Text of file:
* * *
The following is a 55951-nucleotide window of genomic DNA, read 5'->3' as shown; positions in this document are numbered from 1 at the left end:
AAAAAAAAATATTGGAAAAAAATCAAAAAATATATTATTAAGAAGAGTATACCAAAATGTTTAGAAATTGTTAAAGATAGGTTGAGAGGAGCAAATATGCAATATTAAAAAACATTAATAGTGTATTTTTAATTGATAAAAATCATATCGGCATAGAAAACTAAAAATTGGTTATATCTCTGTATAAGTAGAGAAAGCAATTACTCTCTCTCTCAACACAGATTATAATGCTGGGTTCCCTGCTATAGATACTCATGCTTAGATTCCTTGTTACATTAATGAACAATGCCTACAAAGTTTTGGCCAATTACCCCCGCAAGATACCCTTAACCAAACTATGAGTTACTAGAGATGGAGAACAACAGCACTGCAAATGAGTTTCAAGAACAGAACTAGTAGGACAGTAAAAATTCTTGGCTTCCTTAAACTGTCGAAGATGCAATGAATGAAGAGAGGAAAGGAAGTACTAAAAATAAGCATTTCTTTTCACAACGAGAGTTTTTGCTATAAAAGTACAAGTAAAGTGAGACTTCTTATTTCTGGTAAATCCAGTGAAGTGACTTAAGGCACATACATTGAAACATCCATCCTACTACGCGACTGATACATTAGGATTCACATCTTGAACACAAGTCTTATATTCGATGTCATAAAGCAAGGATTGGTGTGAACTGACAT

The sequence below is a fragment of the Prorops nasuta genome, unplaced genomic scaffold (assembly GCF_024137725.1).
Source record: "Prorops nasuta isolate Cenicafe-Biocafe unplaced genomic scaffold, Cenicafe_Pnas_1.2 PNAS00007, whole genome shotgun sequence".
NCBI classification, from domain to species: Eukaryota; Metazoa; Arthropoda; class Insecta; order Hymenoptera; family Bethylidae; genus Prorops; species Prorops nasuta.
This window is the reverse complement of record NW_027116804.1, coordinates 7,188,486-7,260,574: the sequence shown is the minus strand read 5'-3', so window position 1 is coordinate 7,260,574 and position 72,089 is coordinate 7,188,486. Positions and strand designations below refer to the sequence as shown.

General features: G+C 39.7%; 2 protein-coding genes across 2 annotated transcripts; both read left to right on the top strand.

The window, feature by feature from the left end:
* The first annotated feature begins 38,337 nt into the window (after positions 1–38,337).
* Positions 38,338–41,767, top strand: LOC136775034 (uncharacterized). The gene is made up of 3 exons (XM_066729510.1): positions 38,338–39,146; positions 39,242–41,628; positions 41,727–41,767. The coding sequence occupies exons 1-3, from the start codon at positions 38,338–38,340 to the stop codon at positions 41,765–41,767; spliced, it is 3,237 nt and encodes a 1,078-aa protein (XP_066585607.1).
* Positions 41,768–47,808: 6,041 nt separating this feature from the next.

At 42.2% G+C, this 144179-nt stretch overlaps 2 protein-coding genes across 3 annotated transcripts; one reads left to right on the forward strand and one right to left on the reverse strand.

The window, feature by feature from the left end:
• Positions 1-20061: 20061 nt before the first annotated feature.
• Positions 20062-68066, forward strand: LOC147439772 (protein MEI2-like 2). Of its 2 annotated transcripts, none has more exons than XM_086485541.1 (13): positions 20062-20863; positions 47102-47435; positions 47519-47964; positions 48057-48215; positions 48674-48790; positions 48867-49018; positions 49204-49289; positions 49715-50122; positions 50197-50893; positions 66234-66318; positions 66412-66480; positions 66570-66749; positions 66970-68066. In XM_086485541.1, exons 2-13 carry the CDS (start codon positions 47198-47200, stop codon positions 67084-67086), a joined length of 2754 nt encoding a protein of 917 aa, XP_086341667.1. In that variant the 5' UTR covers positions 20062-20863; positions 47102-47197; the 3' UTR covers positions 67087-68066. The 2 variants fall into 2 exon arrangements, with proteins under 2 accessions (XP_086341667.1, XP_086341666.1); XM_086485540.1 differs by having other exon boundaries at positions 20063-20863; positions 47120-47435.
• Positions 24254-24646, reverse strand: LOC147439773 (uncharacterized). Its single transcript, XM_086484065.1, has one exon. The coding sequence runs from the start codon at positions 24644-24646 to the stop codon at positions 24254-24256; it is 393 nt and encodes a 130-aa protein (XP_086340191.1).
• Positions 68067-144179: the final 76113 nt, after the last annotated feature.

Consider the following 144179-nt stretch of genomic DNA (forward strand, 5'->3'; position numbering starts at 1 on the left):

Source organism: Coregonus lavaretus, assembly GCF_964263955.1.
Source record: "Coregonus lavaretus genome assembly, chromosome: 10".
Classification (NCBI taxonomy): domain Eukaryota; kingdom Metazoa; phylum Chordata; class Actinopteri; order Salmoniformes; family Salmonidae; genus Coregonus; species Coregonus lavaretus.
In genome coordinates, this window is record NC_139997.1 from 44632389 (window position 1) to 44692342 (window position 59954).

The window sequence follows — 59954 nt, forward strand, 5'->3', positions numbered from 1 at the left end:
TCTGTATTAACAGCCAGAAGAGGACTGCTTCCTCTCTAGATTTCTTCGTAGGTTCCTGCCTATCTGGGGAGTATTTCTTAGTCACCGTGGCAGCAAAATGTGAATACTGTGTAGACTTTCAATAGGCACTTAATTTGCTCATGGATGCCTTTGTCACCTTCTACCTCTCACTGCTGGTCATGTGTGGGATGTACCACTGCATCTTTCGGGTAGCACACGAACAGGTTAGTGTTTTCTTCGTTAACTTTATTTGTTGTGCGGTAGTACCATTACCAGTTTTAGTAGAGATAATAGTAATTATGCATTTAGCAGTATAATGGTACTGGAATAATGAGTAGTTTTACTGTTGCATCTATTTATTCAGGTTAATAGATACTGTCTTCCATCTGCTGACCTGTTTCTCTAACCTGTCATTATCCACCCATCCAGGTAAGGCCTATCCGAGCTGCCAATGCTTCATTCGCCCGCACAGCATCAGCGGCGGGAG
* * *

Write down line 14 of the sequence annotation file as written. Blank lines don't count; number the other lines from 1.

• Positions 1-20061: 20061 nt before the first annotated feature.